First of all, I'd like to thank Sweet Becky for the post she did of pictures of my garden. That was so thoughtful of her. The remarks have been overwhelming and very humbling. I don't think I'm so much of a great gardener as much as I just love my yard to look nice. Seriously folks, anyone can do this. All it takes is a little O.C.D. and a bottle of Motrin and you're off!
Many of you have asked about my "pot tree". (No, I'm not growing pot! Tee Hee!!!) I can't take credit for inventing this little beauty. I first saw it in a gardening magazine a few years back. Then I found one all made up at our wonderful little local nursery last year. I had planned on making it then but never got around to it. I had to find just the perfect spot in the yard for it so when I did this spring I gathered up all the materials and had at it. Of course that doesn't mean I didn't hit a few snags. It just wasn't coming together so I had to literally dust myself off and run to the nursery to look at their sample again and get some more advise. After that it was a piece of cake.
Directions from the magazine can be found here and here. I followed the directions pretty well with the following exceptions.
A. I didn't set my pots on newspapers. I first ran the re-bar into the ground and then surrounded it with bricks for the pots to set on. That would assure good drainage and an even base.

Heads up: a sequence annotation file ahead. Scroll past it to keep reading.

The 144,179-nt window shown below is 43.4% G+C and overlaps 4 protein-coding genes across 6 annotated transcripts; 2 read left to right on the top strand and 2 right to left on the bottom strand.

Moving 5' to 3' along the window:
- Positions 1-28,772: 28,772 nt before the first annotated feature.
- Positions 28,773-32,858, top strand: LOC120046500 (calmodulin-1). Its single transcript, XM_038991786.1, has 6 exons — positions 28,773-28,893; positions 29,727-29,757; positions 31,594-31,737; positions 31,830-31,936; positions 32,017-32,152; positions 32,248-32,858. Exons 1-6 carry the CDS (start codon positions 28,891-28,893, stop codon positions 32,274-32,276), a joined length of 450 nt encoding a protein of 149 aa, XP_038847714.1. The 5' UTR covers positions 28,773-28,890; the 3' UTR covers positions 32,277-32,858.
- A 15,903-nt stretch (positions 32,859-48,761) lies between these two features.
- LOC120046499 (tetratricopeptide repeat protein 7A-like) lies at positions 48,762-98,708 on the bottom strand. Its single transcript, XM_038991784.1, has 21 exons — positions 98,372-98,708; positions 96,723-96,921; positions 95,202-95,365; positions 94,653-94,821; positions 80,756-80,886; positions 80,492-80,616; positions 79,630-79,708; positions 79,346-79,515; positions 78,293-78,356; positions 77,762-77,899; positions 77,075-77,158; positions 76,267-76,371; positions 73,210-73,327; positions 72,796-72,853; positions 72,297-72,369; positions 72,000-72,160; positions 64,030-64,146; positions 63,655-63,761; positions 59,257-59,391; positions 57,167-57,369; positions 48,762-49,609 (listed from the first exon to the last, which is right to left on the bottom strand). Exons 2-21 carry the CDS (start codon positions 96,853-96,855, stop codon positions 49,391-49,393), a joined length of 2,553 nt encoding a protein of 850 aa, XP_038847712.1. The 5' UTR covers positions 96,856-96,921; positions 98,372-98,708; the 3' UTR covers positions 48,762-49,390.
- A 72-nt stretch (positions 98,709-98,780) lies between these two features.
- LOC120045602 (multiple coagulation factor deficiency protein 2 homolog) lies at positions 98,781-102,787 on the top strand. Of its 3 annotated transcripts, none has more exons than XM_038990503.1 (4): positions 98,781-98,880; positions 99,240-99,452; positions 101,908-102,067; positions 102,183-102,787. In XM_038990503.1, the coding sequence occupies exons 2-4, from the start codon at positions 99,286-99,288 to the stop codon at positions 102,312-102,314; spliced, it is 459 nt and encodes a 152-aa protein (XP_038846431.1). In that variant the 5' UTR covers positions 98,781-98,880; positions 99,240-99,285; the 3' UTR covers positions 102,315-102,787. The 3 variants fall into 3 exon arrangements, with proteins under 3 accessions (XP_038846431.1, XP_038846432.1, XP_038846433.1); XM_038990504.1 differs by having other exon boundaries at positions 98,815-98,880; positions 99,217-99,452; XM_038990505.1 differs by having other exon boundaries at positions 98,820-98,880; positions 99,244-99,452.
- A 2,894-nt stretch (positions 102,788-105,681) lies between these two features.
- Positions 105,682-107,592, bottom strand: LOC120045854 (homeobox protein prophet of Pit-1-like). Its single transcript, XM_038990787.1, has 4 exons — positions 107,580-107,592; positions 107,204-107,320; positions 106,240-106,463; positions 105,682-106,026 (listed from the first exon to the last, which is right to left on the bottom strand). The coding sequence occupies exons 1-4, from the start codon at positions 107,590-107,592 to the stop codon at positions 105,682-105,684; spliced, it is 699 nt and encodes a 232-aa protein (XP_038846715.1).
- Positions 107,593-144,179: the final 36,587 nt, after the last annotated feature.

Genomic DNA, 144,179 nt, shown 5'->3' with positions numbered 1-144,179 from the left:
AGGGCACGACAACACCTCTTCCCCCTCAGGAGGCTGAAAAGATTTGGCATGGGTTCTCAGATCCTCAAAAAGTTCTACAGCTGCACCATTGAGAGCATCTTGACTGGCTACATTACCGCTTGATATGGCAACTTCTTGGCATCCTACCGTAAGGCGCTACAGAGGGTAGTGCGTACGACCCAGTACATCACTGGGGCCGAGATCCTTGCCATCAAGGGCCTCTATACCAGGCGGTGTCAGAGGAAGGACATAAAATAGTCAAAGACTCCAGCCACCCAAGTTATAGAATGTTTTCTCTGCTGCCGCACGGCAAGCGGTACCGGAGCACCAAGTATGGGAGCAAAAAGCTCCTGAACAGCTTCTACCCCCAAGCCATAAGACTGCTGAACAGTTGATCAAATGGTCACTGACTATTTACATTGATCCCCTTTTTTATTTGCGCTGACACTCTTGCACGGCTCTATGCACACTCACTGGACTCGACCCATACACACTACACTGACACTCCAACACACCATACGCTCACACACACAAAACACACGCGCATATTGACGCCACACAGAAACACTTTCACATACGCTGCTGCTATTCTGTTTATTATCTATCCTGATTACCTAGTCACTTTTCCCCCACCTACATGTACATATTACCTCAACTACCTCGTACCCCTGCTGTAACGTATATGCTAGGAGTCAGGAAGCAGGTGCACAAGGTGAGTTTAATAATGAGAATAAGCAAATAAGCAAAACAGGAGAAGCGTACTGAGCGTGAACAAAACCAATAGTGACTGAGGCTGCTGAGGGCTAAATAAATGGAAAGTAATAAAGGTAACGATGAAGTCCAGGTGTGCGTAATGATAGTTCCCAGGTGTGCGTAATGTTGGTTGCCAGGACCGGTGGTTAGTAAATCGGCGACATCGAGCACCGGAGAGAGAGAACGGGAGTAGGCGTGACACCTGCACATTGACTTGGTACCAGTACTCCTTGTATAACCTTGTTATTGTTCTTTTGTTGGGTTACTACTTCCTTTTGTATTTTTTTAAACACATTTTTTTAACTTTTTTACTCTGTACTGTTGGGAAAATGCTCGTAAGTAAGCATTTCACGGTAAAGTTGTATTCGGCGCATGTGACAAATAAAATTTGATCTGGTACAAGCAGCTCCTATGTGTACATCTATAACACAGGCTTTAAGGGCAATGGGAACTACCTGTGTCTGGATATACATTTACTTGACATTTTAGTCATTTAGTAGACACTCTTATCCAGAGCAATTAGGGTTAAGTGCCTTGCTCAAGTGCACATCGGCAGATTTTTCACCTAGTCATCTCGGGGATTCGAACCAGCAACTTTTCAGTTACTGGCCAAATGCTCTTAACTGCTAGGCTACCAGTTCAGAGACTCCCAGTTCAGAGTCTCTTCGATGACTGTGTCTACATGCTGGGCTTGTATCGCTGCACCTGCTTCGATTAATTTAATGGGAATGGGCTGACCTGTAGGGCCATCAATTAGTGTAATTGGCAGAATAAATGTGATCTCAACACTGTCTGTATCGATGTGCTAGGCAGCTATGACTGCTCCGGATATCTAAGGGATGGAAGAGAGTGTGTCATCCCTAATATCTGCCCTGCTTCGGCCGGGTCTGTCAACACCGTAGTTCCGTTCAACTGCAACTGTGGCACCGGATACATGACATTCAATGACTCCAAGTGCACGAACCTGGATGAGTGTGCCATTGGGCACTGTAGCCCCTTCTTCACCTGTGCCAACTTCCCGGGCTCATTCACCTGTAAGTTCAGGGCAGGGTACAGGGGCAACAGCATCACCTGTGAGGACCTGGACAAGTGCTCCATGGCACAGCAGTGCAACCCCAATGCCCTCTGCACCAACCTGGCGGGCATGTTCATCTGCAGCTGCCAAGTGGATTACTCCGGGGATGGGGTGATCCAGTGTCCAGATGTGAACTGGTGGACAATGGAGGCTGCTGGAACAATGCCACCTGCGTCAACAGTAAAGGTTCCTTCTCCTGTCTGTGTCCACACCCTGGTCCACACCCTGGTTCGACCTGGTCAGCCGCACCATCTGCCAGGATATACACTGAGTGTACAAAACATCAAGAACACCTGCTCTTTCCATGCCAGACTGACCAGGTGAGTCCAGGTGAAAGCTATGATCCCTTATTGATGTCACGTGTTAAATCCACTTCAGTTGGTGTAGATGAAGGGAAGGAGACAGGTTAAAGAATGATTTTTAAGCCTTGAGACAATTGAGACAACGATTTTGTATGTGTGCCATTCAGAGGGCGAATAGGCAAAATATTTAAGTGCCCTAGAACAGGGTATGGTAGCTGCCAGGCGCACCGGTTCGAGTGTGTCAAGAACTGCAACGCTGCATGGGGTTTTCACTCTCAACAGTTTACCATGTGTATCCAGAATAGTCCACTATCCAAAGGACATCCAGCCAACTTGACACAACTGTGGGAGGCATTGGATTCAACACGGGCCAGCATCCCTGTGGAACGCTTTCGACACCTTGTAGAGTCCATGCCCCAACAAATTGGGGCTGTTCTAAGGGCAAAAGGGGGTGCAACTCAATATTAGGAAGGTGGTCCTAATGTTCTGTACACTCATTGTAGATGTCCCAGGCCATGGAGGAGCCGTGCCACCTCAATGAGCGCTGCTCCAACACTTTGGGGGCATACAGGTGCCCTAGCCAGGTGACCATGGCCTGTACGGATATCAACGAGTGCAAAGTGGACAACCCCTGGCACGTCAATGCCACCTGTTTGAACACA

B. The size of my pots graduate from large to small, bottom to top. My pot sizes are (approximately):
Bottom: Standard clay pot 15"tall x 18" wide
Next: Standard clay pot 12"tall x 14" wide
Next: Azalea pot (squatty ones) 8" tall x 13" wide
Next: Azalea pot 7" tall x 12" wide
Top: Azalea pot 6 " tall x 9" wide
**Note: These sizes are approximate as it was difficult to measure them while they were planted. It would have been much more logical for me to record the measurements before I made it. I had no idea so many people would be asking about them. I could have done a nice little "How To" post. Bad Blogger! Bad Blogger!
C. After you get the re-bar into the ground, put the large pot on for the base and fill with dirt. The next step in critical. The next pot is not "balanced" on the rim of the base pot. It's partially buried at an angle. If you don't do this the whole thing just won't work. After the second pot is buried, thread the next pot on and angle it by balancing it on the rim of the pot below it. Use the pictures for your guide. After you have threaded each pot, add soil before putting the next pot on. You should have a little bit of the rod sticking out of the top when you are done threading the pots on. When you are all finished, you can plant it.
Please refer to the pictures and directions I linked and you should have no problems whatsoever. I promise! Keep in mind that because you are using clay pots and they are exposed you will need to water more often. Even the plants that take full sun need attention daily. Now that I have made one, I have ideas for others. How about one planted with all herbs or one planted with succulents? Endless!
Here's another idea. If you have a drip system you can hook your pots to it. Simply secure a drip line up the re-bar and add emitters on each pot as you are making it. I, however, do not have a drip system because my dog ate it but that's another story......
Thanks again for all of your kind words. If you ever need help, just email me. If you are near my little town in central California you could drop in for some sweet tea and a personal lesson.
Have a lovely weekend and Happy Gardening!